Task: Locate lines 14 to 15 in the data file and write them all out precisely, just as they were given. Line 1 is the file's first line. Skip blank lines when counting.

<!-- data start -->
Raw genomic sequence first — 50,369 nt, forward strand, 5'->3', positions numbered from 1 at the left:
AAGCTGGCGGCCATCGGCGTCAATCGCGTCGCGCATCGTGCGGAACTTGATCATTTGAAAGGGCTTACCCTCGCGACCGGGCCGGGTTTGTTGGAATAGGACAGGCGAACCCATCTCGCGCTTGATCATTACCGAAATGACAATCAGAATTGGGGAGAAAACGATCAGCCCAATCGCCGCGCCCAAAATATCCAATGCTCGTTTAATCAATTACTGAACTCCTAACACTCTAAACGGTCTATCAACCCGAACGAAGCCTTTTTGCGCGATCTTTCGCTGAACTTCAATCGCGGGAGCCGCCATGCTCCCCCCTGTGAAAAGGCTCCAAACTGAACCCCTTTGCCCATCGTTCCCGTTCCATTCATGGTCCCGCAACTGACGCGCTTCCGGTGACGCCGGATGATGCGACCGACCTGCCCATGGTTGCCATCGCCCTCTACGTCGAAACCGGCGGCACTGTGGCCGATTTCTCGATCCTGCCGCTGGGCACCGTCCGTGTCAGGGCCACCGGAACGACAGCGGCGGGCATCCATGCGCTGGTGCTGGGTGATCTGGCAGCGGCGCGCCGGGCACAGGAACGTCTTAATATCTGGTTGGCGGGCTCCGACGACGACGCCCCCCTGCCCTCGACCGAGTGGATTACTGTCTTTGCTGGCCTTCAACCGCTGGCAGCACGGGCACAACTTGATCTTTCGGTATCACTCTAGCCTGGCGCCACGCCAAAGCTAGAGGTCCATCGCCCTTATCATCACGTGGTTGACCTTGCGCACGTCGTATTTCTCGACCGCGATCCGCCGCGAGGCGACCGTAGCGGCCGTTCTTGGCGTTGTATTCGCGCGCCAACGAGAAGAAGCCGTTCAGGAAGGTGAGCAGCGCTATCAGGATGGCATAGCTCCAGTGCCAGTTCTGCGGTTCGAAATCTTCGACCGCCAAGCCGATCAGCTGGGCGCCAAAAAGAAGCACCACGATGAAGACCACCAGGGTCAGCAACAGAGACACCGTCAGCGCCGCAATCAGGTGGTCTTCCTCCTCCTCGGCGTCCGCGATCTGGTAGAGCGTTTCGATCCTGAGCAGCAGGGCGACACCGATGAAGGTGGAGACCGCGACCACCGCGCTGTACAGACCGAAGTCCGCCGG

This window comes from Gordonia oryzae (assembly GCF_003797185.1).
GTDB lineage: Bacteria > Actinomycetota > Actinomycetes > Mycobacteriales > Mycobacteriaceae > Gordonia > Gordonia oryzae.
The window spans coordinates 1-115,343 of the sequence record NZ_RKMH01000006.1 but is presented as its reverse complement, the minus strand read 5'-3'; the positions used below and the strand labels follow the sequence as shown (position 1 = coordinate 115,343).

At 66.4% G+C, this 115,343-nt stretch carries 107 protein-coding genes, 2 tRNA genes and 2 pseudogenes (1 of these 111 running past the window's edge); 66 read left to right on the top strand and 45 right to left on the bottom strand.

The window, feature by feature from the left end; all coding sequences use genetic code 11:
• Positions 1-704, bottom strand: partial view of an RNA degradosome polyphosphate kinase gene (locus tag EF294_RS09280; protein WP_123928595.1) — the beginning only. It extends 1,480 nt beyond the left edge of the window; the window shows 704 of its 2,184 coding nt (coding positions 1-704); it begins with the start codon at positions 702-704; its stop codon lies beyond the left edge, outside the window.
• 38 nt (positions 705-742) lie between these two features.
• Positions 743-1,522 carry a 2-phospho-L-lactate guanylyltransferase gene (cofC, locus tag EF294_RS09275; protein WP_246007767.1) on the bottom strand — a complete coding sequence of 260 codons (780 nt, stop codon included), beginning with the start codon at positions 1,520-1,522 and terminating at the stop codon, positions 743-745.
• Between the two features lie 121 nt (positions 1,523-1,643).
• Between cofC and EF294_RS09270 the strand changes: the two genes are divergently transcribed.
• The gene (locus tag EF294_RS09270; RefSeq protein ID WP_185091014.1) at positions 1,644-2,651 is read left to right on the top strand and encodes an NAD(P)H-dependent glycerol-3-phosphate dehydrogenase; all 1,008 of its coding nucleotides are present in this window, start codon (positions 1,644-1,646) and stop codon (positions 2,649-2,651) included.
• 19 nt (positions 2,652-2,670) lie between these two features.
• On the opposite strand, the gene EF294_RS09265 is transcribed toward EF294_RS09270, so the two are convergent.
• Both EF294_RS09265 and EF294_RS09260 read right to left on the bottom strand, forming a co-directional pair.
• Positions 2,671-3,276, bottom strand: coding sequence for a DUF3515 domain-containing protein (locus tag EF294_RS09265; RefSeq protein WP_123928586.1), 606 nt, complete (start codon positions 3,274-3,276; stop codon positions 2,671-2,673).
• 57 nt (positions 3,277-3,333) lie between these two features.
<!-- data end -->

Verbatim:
• 19 nt (positions 2,652-2,670) lie between these two features.
• On the opposite strand, the gene EF294_RS09265 is transcribed toward EF294_RS09270, so the two are convergent.